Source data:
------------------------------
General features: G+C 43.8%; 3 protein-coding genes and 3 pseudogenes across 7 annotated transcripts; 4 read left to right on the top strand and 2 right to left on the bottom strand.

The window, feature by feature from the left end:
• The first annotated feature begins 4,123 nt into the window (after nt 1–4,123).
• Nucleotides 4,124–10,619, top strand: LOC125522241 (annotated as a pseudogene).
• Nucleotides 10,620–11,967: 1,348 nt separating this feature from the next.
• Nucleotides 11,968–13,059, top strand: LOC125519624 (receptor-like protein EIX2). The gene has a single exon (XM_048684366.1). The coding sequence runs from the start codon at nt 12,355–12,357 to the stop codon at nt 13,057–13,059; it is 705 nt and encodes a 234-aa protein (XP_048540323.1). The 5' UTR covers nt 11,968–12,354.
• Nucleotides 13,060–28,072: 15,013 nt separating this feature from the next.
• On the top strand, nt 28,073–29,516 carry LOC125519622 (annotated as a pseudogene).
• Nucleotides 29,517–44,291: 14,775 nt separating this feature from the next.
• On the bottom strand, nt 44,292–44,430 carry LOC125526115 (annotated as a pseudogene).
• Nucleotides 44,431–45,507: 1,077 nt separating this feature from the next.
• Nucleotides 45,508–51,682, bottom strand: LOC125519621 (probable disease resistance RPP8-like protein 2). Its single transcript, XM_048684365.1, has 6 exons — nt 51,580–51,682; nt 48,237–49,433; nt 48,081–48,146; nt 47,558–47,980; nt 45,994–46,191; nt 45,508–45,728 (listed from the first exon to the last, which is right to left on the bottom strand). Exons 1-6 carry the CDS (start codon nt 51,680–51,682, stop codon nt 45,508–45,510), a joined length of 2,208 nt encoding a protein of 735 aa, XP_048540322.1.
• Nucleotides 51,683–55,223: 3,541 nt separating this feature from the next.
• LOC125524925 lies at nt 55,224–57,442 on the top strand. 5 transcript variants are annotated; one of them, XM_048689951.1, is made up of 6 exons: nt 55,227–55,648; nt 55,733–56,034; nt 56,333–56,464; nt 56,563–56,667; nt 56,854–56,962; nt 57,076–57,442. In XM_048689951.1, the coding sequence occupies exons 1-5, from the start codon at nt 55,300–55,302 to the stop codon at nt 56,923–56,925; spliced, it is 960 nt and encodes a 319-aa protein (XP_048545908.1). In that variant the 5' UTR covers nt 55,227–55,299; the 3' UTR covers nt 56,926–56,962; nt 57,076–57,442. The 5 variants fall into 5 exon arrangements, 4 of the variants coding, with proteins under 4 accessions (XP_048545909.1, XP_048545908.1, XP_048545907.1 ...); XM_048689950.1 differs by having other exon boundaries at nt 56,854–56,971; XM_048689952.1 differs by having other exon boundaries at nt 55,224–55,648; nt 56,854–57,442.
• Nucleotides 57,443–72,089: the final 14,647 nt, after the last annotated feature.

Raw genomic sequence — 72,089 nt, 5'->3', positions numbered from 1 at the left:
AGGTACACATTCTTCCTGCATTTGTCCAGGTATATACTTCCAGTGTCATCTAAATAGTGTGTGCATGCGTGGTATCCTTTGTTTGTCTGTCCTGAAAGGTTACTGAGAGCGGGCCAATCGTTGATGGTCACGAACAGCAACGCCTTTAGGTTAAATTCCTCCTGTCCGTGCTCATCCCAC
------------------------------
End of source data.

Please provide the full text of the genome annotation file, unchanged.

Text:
General features: G+C 43.8%; 3 protein-coding genes and 3 pseudogenes across 7 annotated transcripts; 4 read left to right on the top strand and 2 right to left on the bottom strand.

The window, feature by feature from the left end:
• The first annotated feature begins 4,123 nt into the window (after nt 1–4,123).
• Nucleotides 4,124–10,619, top strand: LOC125522241 (annotated as a pseudogene).
• Nucleotides 10,620–11,967: 1,348 nt separating this feature from the next.
• Nucleotides 11,968–13,059, top strand: LOC125519624 (receptor-like protein EIX2). The gene has a single exon (XM_048684366.1). The coding sequence runs from the start codon at nt 12,355–12,357 to the stop codon at nt 13,057–13,059; it is 705 nt and encodes a 234-aa protein (XP_048540323.1). The 5' UTR covers nt 11,968–12,354.
• Nucleotides 13,060–28,072: 15,013 nt separating this feature from the next.
• On the top strand, nt 28,073–29,516 carry LOC125519622 (annotated as a pseudogene).
• Nucleotides 29,517–44,291: 14,775 nt separating this feature from the next.
• On the bottom strand, nt 44,292–44,430 carry LOC125526115 (annotated as a pseudogene).
• Nucleotides 44,431–45,507: 1,077 nt separating this feature from the next.
• Nucleotides 45,508–51,682, bottom strand: LOC125519621 (probable disease resistance RPP8-like protein 2). Its single transcript, XM_048684365.1, has 6 exons — nt 51,580–51,682; nt 48,237–49,433; nt 48,081–48,146; nt 47,558–47,980; nt 45,994–46,191; nt 45,508–45,728 (listed from the first exon to the last, which is right to left on the bottom strand). Exons 1-6 carry the CDS (start codon nt 51,680–51,682, stop codon nt 45,508–45,510), a joined length of 2,208 nt encoding a protein of 735 aa, XP_048540322.1.
• Nucleotides 51,683–55,223: 3,541 nt separating this feature from the next.
• LOC125524925 lies at nt 55,224–57,442 on the top strand. 5 transcript variants are annotated; one of them, XM_048689951.1, is made up of 6 exons: nt 55,227–55,648; nt 55,733–56,034; nt 56,333–56,464; nt 56,563–56,667; nt 56,854–56,962; nt 57,076–57,442. In XM_048689951.1, the coding sequence occupies exons 1-5, from the start codon at nt 55,300–55,302 to the stop codon at nt 56,923–56,925; spliced, it is 960 nt and encodes a 319-aa protein (XP_048545908.1). In that variant the 5' UTR covers nt 55,227–55,299; the 3' UTR covers nt 56,926–56,962; nt 57,076–57,442. The 5 variants fall into 5 exon arrangements, 4 of the variants coding, with proteins under 4 accessions (XP_048545909.1, XP_048545908.1, XP_048545907.1 ...); XM_048689950.1 differs by having other exon boundaries at nt 56,854–56,971; XM_048689952.1 differs by having other exon boundaries at nt 55,224–55,648; nt 56,854–57,442.
• Nucleotides 57,443–72,089: the final 14,647 nt, after the last annotated feature.

Raw genomic sequence — 72,089 nt, 5'->3', positions numbered from 1 at the left:
AGGTACACATTCTTCCTGCATTTGTCCAGGTATATACTTCCAGTGTCATCTAAATAGTGTGTGCATGCGTGGTATCCTTTGTTTGTCTGTCCTGAAAGGTTACTGAGAGCGGGCCAATCGTTGATGGTCACGAACAGCAACGCCTTTAGGTTAAATTCCTCCTGTCCGTGCTCATCCCAC